Delta’s 2017 profits were down slightly from the glory days of 2015 and 2016. But make no mistake: This airline is performing very well. Consider that fuel prices increased 23% in the fourth quarter, and the airline was still slightly more profitable in the quarter year over year. The transatlantic market is performing well. The Asian market is performing well. The South American market is performing better. And that’s all before you get to Atlanta, which is one of the most valuable pieces on the worldwide airline chessboard. For a little more color on Delta’s positioning around the globe, this episode includes an interview with Steve Sear, Delta’s President of International and Executive Vice President of Global Sales. Click here to subscribe to podcast. –Jason Cottrell Subscribe to Podcast | Listen Whenever: iTunes | Stitcher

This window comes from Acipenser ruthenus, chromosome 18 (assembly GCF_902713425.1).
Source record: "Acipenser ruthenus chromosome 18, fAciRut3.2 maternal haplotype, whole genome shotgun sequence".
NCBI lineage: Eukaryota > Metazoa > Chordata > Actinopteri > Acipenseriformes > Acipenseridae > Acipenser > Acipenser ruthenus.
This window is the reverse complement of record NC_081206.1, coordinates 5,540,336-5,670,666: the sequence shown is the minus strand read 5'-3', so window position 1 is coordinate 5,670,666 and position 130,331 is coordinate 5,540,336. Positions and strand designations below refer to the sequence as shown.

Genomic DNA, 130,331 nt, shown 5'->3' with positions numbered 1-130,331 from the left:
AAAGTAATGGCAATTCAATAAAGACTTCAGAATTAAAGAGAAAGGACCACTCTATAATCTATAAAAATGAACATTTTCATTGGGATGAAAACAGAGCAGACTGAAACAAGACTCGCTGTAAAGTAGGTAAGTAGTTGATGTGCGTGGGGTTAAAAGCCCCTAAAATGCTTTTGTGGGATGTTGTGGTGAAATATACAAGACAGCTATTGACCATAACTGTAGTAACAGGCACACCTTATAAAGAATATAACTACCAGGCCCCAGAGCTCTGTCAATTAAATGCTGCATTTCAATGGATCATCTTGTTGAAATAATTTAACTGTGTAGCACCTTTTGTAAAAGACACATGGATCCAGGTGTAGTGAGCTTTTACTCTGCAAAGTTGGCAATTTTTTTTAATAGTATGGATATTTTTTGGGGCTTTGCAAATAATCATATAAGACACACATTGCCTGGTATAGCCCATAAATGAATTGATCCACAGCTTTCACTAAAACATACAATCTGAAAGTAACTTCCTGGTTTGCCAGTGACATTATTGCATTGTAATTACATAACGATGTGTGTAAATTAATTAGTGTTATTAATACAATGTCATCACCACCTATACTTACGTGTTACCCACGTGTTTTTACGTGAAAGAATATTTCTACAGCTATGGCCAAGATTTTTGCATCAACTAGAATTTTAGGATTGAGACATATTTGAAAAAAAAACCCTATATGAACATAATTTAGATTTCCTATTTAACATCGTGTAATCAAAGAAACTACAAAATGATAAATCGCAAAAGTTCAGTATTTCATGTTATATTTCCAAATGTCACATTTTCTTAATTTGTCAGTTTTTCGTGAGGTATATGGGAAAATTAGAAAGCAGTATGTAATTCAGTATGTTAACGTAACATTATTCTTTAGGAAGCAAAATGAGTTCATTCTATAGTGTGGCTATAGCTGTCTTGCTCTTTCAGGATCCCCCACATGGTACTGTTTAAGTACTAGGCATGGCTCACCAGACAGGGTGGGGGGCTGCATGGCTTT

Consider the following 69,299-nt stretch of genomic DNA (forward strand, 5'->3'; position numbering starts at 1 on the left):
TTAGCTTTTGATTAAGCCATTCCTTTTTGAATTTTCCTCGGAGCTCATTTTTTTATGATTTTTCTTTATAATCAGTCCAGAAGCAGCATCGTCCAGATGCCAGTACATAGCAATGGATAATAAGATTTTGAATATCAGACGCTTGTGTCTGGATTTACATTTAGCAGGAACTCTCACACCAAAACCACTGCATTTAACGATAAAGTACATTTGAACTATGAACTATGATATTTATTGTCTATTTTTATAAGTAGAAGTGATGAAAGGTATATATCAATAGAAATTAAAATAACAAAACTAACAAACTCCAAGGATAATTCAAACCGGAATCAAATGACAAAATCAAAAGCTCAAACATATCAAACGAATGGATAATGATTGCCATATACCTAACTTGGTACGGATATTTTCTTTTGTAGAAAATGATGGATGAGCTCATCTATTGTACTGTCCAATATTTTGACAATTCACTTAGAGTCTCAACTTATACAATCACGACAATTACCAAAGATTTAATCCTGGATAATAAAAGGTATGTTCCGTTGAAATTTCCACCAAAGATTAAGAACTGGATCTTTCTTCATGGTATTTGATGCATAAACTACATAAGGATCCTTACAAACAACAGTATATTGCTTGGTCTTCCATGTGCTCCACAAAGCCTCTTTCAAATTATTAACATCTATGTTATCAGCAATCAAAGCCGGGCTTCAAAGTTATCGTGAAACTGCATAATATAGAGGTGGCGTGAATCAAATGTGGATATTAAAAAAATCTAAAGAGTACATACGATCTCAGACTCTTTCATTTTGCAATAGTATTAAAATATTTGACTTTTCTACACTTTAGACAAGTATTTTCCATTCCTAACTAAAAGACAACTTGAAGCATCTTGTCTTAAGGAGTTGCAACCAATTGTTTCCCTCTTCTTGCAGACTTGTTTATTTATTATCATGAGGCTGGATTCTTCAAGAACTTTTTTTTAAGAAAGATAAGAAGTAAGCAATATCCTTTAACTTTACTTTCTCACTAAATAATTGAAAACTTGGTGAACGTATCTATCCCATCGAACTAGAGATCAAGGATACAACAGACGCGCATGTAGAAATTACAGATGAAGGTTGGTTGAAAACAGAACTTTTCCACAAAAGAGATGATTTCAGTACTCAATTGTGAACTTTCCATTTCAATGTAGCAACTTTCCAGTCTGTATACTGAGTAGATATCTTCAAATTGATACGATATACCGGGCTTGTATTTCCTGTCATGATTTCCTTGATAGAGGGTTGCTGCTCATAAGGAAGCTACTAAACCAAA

Just a few years ago, the often-troubled SAS was merely inches away from seeing its light burn out permanently. Since then the airline has rallied. This past October the airline completed its best fiscal year in two decades. Is the airline merely surfing the buoyant European economy? Or is it building long-term success? Finnair is also enjoying a brilliant year. Icelandair is coping with growing competition. And the Air Berlin parts sale is largely settled.
In the U.S., Spirit announced that in 2019 it will again part ways with its CEO, which happened just a couple years ago. Frontier had a pretty solid 2017, but it didn’t launch an IPO. Lastly, Delta kicks off earnings season this week.